Causes of Hair Loss in Women

Cynthia Bailey, MD|July 22, 2014

hair loss in women causes Hair loss and hair thinning can be scary and frustrating. In my dermatology practice I see many female patients whose hair is thinning. But what causes hair loss in women? When the scalp itself appears normal (meaning there is no visible specific finding that would be lead us to the diagnosis of a physical condition that can cause hair loss, such as fungal infection, lupus, etc.), we are left with sorting through the causes of general hair thinning in the hopes that we can find a cause, especially one that is reversible. This information applies to both men and women.

What are the most common causes of hair thinning and hair loss in women when the scalp skin appears normal?

  1. Genetic, called female patterned baldness or androgenic alopecia or androgenetic alopecia. (In men, this is also called male patterned baldness.) Typically this hair loss is worse over the crown of the scalp than the hair line on the forehead. Woman at the greatest risk are those with a family history of balding in either female or male relatives.
  2. Hair loss from medicines. Many commonly used medicines cause hair thinning. Some of the more common families of drugs that cause hair loss include some antidepressants, beta blockers (used for blood pressure management), cholesterol-lowering drugs, hormones, anti-inflammatory drugs (used to treat pain), and stomach-acid-inhibiting drugs. A good dermatologist can evaluate your list of medicines to determine if you are on a medicine that might be contributing to hair loss.
  3. Telogen effluvium. This condition occurs when your body is under such great stress that it starts to shut down optional processes, such as hair growth. It’s a survival mechanism to help ensure that vital resources are not squandered during times of grave physical stress. When the body feels the danger has passed, it starts making hair again. However, it unfortunately throws out the old hairs and new ones start growing in the follicles. This is associated with an alarming hair shedding. The good news is that in a month the presence of new “sprouts” of short hairs will visibly emerge from the follicles. Events that can cause telogen effluvium include having a baby, having a surgical procedure, a serious illness (such as pneumonia), radical changes in weight (especially weight loss), and even severe emotional stress like being in a car accident or the death of a loved one.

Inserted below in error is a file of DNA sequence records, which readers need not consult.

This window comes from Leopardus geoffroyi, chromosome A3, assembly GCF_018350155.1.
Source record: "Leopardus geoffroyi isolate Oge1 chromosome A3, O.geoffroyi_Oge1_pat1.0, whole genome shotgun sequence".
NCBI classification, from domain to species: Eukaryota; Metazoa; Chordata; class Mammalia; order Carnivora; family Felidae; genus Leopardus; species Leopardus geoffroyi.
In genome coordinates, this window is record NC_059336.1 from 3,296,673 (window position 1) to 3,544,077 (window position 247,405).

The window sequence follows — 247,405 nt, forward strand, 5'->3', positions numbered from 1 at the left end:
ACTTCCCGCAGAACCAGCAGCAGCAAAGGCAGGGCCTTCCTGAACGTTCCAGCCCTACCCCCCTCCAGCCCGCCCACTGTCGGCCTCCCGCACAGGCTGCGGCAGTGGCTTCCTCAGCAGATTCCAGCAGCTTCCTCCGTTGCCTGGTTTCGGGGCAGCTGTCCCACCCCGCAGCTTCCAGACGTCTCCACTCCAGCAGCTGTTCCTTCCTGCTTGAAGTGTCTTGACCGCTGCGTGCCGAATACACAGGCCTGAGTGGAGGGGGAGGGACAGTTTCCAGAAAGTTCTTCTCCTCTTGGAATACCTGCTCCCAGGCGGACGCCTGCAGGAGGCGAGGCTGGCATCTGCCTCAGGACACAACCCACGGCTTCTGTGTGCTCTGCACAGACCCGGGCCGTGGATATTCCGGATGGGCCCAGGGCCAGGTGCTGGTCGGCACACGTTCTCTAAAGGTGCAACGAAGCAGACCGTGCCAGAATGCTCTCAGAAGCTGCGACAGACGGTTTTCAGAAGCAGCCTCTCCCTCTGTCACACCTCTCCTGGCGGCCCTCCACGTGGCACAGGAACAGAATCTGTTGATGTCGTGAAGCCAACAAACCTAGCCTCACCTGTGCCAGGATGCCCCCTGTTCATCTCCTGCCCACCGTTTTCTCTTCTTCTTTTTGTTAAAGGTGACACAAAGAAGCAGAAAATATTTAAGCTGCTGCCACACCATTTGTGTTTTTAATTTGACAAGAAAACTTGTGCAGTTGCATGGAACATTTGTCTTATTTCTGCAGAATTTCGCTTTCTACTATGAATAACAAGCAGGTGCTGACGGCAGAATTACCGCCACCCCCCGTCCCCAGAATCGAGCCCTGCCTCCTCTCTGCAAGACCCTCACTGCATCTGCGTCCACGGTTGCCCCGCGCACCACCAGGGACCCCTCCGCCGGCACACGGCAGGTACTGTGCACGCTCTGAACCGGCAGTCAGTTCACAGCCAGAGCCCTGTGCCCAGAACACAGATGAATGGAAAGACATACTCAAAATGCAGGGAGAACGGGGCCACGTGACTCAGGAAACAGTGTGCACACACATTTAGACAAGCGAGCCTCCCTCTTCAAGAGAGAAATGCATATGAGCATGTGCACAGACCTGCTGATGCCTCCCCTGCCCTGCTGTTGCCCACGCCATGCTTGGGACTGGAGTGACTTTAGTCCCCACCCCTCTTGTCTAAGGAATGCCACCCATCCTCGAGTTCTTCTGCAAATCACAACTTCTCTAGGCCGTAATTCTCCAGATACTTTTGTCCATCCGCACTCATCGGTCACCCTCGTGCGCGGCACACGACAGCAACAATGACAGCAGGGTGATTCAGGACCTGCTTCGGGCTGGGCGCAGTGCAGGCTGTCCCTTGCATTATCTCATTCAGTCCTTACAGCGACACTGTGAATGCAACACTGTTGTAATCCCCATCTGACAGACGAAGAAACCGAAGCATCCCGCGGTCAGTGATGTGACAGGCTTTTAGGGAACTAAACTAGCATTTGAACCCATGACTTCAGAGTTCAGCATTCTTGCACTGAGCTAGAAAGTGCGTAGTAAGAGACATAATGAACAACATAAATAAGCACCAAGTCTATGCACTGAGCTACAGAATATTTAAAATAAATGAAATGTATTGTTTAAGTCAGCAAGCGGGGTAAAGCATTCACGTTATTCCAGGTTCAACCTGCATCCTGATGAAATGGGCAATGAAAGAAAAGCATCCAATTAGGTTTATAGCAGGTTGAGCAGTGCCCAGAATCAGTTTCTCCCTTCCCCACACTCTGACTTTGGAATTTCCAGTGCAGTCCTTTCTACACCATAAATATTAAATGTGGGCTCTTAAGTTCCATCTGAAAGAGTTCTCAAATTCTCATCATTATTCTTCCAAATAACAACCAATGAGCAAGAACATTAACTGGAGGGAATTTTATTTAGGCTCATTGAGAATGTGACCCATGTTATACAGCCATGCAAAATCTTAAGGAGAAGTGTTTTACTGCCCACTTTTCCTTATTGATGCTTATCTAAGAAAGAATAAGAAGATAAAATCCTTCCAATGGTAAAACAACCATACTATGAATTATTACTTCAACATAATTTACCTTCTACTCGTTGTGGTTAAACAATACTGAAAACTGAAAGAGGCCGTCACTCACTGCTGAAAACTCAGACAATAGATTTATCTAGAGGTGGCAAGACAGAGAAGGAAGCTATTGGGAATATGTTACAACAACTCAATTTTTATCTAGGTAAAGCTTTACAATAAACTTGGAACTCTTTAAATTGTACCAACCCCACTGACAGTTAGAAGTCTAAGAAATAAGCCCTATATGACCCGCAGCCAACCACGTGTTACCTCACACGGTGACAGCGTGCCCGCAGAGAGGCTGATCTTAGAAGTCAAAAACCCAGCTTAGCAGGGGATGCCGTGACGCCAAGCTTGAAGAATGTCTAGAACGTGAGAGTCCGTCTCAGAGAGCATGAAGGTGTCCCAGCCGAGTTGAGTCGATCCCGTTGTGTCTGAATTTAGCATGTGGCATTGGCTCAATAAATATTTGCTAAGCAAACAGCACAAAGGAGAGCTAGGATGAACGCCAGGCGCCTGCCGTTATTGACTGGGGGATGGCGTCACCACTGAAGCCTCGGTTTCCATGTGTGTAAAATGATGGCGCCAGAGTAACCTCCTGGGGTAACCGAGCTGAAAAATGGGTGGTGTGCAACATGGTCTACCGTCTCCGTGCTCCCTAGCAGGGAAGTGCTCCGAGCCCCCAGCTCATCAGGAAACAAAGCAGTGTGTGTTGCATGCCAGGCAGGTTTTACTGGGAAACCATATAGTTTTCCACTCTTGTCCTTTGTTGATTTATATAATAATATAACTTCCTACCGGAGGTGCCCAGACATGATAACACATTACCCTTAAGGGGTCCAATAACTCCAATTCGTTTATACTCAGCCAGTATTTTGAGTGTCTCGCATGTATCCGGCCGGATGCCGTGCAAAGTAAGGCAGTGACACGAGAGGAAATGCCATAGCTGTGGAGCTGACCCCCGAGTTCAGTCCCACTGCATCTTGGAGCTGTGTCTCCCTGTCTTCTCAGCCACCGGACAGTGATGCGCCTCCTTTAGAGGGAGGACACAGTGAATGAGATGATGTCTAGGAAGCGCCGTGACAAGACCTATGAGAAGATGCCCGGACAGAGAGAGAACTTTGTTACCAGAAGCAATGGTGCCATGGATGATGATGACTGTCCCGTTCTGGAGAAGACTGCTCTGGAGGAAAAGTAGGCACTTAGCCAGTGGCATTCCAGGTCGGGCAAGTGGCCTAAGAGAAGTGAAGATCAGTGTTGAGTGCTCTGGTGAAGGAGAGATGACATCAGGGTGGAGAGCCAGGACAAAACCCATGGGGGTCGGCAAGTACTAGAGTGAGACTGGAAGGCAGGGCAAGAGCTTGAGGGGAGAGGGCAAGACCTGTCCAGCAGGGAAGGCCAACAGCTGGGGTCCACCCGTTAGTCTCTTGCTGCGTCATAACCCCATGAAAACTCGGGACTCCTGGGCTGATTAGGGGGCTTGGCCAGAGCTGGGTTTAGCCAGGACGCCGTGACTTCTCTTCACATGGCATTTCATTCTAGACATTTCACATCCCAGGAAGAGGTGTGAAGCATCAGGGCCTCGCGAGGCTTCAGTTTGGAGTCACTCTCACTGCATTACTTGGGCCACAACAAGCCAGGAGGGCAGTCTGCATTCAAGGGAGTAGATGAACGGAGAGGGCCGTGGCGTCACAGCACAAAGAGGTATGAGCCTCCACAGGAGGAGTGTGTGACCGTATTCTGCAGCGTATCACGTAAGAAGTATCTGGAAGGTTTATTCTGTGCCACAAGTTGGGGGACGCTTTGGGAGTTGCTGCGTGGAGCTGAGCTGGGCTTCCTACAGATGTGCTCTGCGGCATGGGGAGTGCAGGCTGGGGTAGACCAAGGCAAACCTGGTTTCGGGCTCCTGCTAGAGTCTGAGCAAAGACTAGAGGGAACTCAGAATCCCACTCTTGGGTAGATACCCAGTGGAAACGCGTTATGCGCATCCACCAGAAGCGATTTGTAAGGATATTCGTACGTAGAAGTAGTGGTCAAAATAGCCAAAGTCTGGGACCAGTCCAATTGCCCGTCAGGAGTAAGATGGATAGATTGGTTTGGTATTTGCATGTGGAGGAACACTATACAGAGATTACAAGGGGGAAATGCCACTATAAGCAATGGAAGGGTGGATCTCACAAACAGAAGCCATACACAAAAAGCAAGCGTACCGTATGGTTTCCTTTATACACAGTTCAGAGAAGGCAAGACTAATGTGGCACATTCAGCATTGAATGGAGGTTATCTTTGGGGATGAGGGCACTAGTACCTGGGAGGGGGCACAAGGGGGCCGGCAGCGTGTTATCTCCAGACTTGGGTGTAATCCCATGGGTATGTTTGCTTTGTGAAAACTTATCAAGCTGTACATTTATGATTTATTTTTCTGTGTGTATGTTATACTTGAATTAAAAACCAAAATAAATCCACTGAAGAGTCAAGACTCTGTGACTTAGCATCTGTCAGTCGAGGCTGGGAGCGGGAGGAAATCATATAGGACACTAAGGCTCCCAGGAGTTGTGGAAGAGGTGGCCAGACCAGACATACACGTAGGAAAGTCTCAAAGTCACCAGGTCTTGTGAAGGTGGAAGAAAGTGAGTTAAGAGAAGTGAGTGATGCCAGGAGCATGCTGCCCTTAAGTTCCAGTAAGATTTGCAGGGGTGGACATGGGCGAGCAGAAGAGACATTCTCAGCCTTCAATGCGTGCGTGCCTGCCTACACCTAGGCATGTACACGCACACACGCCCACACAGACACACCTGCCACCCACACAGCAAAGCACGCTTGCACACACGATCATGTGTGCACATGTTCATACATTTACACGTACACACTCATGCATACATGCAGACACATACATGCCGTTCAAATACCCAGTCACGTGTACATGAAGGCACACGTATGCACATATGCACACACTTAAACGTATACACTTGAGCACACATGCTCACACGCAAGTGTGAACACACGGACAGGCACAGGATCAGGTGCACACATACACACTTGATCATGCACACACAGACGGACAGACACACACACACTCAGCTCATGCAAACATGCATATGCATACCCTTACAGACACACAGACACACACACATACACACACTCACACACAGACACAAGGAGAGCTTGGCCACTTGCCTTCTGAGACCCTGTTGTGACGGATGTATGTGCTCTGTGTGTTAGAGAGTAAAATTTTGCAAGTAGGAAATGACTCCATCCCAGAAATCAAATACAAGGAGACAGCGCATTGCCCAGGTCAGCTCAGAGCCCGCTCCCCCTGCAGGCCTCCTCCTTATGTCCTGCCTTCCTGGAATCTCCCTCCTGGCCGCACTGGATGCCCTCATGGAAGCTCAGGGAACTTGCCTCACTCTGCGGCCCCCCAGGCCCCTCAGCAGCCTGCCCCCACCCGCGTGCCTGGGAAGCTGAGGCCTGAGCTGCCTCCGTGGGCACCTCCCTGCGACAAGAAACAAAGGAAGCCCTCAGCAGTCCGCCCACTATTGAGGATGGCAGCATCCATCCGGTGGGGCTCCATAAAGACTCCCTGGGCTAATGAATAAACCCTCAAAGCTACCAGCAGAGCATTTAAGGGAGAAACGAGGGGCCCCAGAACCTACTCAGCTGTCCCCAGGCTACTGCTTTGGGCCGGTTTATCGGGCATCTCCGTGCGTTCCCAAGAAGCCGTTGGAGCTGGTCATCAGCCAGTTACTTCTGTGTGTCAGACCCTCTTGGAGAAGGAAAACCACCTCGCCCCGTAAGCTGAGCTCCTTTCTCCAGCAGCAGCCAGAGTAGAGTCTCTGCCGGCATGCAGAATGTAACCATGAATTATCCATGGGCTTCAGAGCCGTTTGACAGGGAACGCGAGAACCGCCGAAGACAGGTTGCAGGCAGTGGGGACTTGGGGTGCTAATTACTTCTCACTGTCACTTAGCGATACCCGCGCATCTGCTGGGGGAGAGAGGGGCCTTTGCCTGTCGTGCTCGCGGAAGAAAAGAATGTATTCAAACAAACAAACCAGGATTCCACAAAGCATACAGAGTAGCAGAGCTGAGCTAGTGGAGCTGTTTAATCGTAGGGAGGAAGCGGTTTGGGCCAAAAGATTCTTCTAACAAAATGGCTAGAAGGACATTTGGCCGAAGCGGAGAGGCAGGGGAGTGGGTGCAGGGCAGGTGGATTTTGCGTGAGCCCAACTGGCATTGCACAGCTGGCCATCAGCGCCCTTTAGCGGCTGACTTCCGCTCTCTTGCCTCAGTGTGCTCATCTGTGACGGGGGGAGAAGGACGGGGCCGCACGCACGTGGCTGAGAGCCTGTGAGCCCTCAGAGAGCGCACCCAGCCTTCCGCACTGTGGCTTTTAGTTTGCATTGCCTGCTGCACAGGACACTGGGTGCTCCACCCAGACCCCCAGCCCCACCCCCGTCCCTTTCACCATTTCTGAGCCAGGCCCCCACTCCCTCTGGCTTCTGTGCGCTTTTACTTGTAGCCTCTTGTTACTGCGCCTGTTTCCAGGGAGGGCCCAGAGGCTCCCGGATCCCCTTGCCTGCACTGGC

4. Hair loss from internal medical conditions. This list includes the more common causes such as thyroid problems and anemia. It also includes other more vague conditions such as underlying blood cancers like leukemia, complex endocrine problems, etc. When I am evaluating a woman for hair loss and the explanation does not seem to be one of the first three causes, and her thyroid tests and blood count are normal then I consider having her evaluated by her primary care physician for a complete physical aimed at detecting an underlying internal disease. I have patient stories where this was lifesaving and the first symptom of the problem was unexplained hair thinning.

What can you do if you and your dermatologist have not been able to find a specific cause for your hair loss or hair thinning?

These are the general recommendations that I give to my patients.  The general concept applies to both men and women.

3 Tips to Stop Hair Thinning or Hair Loss in Women

  1. Stop any medicines that are contributing to hair loss. If the medicines are prescription, this needs to be done with your prescribing doctor’s supervision.
  2. Stabilize your hormones. Going on and off hormones (including birth control pills, menopausal hormone supplementation, and thyroid medicines) will throw you into bouts of telogen effluvium and/or medication-induced hair loss that may go on until your hormone levels are stable.
  3. Stabilize your weight, health, and emotional well-being. Again, telogen effluvium will be triggered by significant swings in your physical condition and it is possible to have repeated episodes of telogen effluvium that add up to significant thinning. I would add to this the recommendation to consistently get a good night’s rest and eat a health promoting well-balanced diet.

Do you have other skin care questions that I can help you with?  Would you like to see what a dermatologist has to say on these subjects?

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